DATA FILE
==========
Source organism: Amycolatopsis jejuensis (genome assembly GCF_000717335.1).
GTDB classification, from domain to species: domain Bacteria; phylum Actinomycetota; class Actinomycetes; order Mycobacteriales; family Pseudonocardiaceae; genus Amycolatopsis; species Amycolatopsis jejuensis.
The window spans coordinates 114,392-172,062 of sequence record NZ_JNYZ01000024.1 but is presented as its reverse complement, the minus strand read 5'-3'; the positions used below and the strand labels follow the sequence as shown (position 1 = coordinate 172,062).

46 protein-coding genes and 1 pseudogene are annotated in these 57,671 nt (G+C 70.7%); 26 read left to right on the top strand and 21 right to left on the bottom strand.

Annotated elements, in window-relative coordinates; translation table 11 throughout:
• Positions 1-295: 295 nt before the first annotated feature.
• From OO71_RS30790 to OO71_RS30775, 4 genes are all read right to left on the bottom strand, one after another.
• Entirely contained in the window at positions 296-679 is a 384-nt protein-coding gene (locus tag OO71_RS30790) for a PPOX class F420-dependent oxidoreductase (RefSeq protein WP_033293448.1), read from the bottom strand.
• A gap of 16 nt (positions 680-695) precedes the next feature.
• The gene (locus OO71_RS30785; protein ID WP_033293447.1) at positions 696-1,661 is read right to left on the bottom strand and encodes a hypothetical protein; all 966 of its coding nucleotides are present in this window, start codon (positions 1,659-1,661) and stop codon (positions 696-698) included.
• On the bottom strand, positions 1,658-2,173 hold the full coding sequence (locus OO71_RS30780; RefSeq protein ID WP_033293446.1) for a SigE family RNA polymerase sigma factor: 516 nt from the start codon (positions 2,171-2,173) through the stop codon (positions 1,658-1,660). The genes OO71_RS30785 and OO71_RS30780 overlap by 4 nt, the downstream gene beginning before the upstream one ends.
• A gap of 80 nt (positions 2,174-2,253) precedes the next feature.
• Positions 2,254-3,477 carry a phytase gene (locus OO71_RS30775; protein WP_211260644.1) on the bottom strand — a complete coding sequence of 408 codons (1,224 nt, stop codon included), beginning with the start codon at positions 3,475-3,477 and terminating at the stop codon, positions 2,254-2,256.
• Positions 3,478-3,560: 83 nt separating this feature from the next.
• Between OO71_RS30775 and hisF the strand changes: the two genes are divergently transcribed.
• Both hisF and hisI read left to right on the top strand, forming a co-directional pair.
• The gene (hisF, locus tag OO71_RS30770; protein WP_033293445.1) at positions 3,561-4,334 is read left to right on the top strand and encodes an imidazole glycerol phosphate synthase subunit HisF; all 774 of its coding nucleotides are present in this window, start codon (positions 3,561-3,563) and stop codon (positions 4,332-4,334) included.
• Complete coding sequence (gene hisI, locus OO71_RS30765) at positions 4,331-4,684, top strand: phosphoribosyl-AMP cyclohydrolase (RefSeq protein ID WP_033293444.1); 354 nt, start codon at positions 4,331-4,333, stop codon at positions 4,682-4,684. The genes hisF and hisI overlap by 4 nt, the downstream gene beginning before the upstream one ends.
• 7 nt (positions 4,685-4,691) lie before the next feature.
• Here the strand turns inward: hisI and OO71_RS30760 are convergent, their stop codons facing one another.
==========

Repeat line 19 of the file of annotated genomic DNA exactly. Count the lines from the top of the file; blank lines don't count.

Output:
• 7 nt (positions 4,685-4,691) lie before the next feature.